If you had to list 5 worthless degrees . . .

Discussion in 'General Distance Learning Discussions' started by NorCal, Aug 23, 2021.

  1. sanantone

    sanantone Well-Known Member

    I saw another opening several months ago. They also had a general social science opening that was up for years. That's lecturer pay, so I'm not surprised they've been having trouble filling openings. This is a small HBCU in the struggling state of Ohio, so it's probably all they can afford.
  2. Vonnegut

    Vonnegut Well-Known Member

    Looked around their site, most of the positions were in similar pay ranges. Only position that even paid reasonable was an associate provost. It's a small HBCU in semi-rural Ohio, doubt they have significant budgets to play with and they're likely in an area where one could buy a decent home on that salary.
  3. chrisjm18

    chrisjm18 Well-Known Member

  4. JoshD

    JoshD Well-Known Member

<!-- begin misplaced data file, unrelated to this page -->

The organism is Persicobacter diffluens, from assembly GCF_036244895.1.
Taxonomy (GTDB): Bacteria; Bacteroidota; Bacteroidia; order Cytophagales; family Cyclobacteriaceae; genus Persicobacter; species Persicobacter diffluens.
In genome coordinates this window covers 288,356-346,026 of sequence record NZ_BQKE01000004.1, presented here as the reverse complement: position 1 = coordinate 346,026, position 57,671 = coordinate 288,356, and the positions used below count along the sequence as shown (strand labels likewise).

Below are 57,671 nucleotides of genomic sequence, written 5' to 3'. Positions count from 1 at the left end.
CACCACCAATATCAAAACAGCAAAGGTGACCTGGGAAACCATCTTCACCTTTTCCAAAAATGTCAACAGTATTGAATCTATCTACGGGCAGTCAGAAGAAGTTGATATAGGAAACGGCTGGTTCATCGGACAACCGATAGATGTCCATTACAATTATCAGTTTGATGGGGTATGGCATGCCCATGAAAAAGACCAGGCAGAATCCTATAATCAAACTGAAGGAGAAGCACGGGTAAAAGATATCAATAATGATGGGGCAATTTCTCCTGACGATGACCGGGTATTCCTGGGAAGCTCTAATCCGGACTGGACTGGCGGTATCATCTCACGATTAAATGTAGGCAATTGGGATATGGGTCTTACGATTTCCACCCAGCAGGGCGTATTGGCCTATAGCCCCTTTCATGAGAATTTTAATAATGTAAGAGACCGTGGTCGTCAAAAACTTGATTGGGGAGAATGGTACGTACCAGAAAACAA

I was offered a Business Faculty position at a local Community College with a salary of $38,000 per year. As much I wanted to be in Academics full-time, I turned it down for a banking position making 6 figures and kept my Adjunct gig making $1,800 per 7 week course.
    chrisjm18 likes this.
  5. NorCal

    NorCal Active Member

    My bad, I don't login too often but I've been on maturity leave this week, so I've had more time lately. (it's a boy!)

    My view on the root cause of this issue was when the fedral government got into the student loan business. Short of a loan application where someone at the bank would look at the ROI, thus your ability to pay back the loan, and college majors were linked more toward gainful employment. Then the federal government got into the loan business, essentually cutting a blank check for tuition. And (for profit) colleges responded in kind by creating any and every underwater basket weaving program they could in order to capitalize on guaranteed federal moneis (Supply and demand) (early Univ. of Phoenix business model). Then the non-profit colleges followed suit shortly thereafter. I understand anybody who spent time studying (anything) will want to justify their decision. But I question the value of said degrees when they seem to offer little ROI other than being for personal/ educational benefit which doesn't result in a bottom line finacial benefit; just the opposite when the most likely result is just more student loan debt. I guess I side more with real world earner vs. career academics in that regard.